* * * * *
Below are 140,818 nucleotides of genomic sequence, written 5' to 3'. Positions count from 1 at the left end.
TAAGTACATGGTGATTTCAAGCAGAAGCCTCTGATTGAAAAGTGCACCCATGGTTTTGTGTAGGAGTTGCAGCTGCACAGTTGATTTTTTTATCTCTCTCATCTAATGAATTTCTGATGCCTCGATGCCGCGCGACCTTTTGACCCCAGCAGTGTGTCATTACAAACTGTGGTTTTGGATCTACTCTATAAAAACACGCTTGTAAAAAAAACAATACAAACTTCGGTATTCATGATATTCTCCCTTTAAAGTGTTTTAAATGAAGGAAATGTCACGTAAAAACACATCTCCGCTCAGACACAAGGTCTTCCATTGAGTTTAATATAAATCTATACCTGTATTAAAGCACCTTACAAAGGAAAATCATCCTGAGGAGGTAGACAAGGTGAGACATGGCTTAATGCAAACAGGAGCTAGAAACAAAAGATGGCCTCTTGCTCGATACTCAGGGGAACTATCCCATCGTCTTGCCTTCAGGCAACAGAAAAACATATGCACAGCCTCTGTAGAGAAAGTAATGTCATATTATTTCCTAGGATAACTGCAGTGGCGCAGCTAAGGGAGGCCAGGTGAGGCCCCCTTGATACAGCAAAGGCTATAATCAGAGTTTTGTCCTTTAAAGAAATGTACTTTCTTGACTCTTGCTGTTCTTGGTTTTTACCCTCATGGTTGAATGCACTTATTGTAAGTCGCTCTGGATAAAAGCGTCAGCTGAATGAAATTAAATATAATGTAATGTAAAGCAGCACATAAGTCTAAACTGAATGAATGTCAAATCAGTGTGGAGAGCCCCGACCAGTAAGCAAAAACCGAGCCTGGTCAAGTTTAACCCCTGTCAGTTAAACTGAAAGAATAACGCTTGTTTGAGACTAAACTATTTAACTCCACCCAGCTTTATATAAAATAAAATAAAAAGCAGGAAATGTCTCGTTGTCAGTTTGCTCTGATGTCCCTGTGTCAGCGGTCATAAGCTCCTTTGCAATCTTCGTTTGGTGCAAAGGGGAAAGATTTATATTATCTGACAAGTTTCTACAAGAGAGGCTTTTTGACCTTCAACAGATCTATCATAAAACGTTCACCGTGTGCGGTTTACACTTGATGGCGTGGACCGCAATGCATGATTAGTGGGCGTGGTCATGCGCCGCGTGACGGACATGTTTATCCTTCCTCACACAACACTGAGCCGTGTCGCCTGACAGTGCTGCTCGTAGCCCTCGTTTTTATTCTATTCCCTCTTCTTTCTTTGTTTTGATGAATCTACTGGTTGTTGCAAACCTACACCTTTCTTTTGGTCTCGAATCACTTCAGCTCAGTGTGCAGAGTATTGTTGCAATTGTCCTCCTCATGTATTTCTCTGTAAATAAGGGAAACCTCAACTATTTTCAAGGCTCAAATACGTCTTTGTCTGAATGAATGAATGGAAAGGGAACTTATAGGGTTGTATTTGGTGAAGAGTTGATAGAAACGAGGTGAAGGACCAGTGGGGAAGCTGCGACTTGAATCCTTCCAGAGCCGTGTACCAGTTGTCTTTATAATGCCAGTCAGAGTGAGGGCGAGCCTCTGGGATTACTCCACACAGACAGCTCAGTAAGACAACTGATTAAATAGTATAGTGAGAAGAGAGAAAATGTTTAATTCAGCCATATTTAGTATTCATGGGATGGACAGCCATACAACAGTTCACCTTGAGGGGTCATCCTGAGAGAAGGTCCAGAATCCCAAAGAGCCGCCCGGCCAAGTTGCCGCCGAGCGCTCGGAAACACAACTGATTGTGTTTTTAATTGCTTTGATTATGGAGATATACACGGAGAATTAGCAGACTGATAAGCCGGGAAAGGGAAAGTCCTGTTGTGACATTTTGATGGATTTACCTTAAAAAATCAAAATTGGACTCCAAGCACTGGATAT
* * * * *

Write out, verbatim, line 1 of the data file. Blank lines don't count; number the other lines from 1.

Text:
Below are 140,818 nucleotides of genomic sequence, written 5' to 3'. Positions count from 1 at the left end.